Parts of Africa are plagued by so-called "problem elephants," which have lost swaths of habitat to human encroachment, spurring them to raid crops and rampage through villages. But apparently now there's a problem CEO on the loose, too: GoDaddy chief executive Bob Parsons has filmed himself killing a bull elephant in Zimbabwe and released the video online, set to AC/DC's "Hell's Bells." Now he's the subject of global scorn and ridicule — and not just because of those annoying GoDaddy Super Bowl ads.

Problem elephants are an actual problem in many places, and the preferred strategy is to repel them, with diverse tactics such as pepper spray, guard donkeys or booby-trapped food. And on Parsons' 10-day adventure in Zimbabwe, most of the elephants he encountered were chased away. But one rogue elephant wouldn't listen to reason, prompting Parsons to decide it had to die. After tracking the animal with a spotlight and fatally shooting it, Parsons posed with the carcass before feeding it to local villagers — still uncomfortably set to "Hell's Bells." This drew predictable outrage from PETA, as well as from many conservation groups and other, less obvious wildlife advocates. The prevailing reaction seems to be that, while some African elephants may require drastic measures to protect crops, it's not the responsibility of Western CEOs to swoop in and kill them. And Parsons' attempt to glorify his killing online and portray it as "rewarding" charity work only seems to have dug him an even deeper hole.

While Parsons gives interviews in hopes of saving his reputation — such as accusing his detractors of hypocrisy for "cutting a steak" at "McDonald" — GoDaddy's critics and competitors are seizing on his misstep. PETA has announced it will close its account with GoDaddy, for example, while rival Web-hosting company NameCheap.com unveiled a special transfer deal for GoDaddy customers. Anyone whose .com, .net or .org domain is registered with GoDaddy can switch to NameCheap for $4.99 (using coupon code "BYEBYEGD"), with 20 percent of the proceeds going to savetheelephants.org.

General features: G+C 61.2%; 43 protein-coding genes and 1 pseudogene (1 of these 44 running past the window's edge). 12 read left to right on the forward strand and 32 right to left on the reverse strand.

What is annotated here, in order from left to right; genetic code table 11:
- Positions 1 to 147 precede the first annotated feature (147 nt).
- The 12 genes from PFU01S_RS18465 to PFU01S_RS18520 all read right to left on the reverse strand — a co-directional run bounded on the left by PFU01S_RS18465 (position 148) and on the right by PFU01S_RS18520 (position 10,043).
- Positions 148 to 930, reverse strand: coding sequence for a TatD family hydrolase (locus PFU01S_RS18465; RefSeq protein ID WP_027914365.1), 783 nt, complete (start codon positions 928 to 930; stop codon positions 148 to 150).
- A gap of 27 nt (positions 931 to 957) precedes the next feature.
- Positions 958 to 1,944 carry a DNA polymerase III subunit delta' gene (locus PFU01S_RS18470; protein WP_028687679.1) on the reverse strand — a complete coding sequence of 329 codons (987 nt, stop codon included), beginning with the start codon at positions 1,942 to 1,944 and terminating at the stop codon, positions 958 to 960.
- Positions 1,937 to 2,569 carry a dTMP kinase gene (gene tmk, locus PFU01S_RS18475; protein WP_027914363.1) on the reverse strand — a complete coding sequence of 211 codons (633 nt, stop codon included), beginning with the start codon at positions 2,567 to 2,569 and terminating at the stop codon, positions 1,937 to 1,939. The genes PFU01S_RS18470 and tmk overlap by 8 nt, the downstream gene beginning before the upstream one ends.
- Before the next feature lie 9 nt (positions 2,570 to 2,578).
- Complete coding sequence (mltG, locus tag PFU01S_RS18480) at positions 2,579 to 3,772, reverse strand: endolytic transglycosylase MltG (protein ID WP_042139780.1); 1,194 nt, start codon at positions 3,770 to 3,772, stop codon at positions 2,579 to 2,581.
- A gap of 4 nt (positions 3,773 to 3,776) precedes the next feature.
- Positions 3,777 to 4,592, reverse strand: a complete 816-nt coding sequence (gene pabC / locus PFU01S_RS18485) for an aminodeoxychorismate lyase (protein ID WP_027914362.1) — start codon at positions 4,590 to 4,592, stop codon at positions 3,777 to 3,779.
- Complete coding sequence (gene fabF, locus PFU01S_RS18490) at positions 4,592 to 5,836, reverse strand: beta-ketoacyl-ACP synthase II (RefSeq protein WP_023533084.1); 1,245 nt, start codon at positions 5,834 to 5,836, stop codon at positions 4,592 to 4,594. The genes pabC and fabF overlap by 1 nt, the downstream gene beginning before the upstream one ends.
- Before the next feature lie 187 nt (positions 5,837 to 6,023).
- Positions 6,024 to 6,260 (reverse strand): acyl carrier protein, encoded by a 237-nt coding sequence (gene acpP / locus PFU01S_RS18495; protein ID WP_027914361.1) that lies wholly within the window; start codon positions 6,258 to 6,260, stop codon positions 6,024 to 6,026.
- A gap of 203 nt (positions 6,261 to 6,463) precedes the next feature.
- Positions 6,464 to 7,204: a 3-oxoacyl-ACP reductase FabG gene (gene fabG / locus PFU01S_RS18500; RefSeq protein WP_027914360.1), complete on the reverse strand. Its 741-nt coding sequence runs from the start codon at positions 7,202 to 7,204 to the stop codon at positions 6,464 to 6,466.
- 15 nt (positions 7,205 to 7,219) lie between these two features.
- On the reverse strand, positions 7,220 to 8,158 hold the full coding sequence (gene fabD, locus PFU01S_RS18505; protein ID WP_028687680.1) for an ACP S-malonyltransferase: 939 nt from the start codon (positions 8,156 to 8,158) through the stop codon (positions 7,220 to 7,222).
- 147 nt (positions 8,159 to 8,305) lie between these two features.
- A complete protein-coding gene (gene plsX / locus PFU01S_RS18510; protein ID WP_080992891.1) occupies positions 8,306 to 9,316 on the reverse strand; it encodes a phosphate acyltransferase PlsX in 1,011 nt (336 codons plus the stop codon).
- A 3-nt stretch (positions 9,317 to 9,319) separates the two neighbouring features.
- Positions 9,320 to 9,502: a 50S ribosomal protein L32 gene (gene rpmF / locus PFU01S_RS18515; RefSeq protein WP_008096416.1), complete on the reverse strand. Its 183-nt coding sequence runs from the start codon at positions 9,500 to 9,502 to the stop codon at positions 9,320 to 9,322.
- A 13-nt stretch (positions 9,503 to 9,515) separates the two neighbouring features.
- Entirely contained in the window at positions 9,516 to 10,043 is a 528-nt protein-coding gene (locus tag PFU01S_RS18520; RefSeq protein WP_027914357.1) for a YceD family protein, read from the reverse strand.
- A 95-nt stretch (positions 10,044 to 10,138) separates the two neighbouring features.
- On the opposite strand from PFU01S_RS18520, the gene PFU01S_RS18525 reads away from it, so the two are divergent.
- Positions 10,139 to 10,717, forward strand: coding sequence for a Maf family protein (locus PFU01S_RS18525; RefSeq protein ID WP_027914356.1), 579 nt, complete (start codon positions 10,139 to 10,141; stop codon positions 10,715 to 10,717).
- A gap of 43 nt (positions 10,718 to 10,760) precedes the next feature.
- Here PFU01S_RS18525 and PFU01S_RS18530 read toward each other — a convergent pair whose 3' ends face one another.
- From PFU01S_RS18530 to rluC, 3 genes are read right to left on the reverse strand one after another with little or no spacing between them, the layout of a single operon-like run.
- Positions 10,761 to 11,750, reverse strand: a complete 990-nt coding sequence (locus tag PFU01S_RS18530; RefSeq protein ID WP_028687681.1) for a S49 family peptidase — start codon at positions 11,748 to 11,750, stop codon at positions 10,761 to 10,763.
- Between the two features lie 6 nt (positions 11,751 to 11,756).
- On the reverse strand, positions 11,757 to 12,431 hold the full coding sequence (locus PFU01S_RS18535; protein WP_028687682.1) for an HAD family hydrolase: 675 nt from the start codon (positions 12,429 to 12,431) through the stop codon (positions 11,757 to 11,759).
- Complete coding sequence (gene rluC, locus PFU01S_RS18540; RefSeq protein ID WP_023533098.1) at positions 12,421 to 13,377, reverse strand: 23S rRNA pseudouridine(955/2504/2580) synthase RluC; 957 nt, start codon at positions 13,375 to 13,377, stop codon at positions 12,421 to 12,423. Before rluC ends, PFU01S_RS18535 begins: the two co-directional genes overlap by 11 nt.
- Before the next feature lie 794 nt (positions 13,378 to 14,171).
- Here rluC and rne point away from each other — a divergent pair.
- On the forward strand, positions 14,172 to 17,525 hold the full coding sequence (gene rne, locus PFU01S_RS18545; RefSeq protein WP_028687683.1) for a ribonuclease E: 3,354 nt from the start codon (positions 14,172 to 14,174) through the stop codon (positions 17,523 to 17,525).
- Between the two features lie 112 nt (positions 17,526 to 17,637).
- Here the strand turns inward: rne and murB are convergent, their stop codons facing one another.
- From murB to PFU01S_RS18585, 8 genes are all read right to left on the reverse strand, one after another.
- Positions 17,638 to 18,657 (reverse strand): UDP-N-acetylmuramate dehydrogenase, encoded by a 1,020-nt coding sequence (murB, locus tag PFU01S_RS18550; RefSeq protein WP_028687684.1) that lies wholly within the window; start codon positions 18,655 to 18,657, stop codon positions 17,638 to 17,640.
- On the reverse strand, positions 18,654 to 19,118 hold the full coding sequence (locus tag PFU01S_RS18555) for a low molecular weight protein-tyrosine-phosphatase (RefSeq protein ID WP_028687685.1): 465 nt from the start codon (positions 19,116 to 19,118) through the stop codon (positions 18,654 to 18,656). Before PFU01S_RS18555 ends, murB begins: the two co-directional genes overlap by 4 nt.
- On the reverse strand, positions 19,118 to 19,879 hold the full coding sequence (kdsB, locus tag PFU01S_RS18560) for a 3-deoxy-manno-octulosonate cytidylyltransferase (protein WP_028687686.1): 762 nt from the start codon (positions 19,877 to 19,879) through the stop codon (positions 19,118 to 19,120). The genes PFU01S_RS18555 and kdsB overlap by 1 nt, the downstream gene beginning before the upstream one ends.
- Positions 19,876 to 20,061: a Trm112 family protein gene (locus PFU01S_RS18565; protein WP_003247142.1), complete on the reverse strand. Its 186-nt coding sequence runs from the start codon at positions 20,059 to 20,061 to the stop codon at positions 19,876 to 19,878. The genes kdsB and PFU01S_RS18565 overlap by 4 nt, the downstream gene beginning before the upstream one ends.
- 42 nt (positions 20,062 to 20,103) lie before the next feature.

(Sources: MNN, TIME, San Francisco Chronicle)


Dangerous radiation from Japan's Fukushima Daiichi nuclear plant has seeped into groundwater as well as seawater, according to plant owner Tokyo Electric Power Co., but experts still say most local drinking water and seafood is safe. Nonetheless, as new evidence of leaking radiation continues to surface, it grows clearer how far TEPCO and Japanese officials are from stabilizing the out-of-control reactors. Earlier in the week, high levels of radioactive iodine and cesium were found in a village 25 miles away from Daiichi, forcing Japan to consider expanding its current 18-mile evacuation zone. The country has also sought help from the U.S. and France in battling the reactors' overheating fuel rods. 

On Thursday, groundwater underneath Daiichi was found to contain 10,000 times more iodine-131 than the government allows, raising fears the radioactive isotope could infiltrate drinking water. While it remains unclear how the iodine got into the aquifer — an undiscovered leak seems to exist somewhere, as radiation levels have been spiking in the ocean as well — it could theoretically seep into water wells or even drift farther inland. But that's unlikely, the Guardian reports, since most people have evacuated the area surrounding Daiichi, and groundwater typically flows toward the ocean. Daiichi is on the coast, and when — or if — residents can safely return to their homes, government officials say they'll ensure water supplies aren't radioactive. "When people return to the area we will test the water to make sure it is safe," says Masato Ishikawa, an official with the Fukushima prefecture's food and sanitation division.

High levels of iodine-131 have been reported over a widespread area since Daiichi was overwhelmed by an earthquake and tsunami on March 11, but officials have downplayed its threat to public health, since the isotope has a half-life of just eight days. Cesium-137 is another story, though, since it can persist in the environment for hundreds of years. It emits dangerous gamma rays and accumulates in the food chain, and in the village of Iitate, it has been detected at levels twice the minimum found in areas declared uninhabitable around Chernobyl. Most residents of Iitate have already fled, but with some holdouts staying put — and uncertainty growing about possible contamination in other nearby villages — some are calling for Japan to widen its evacuation zone. So far, however, the Japanese government says it has no plans to do so.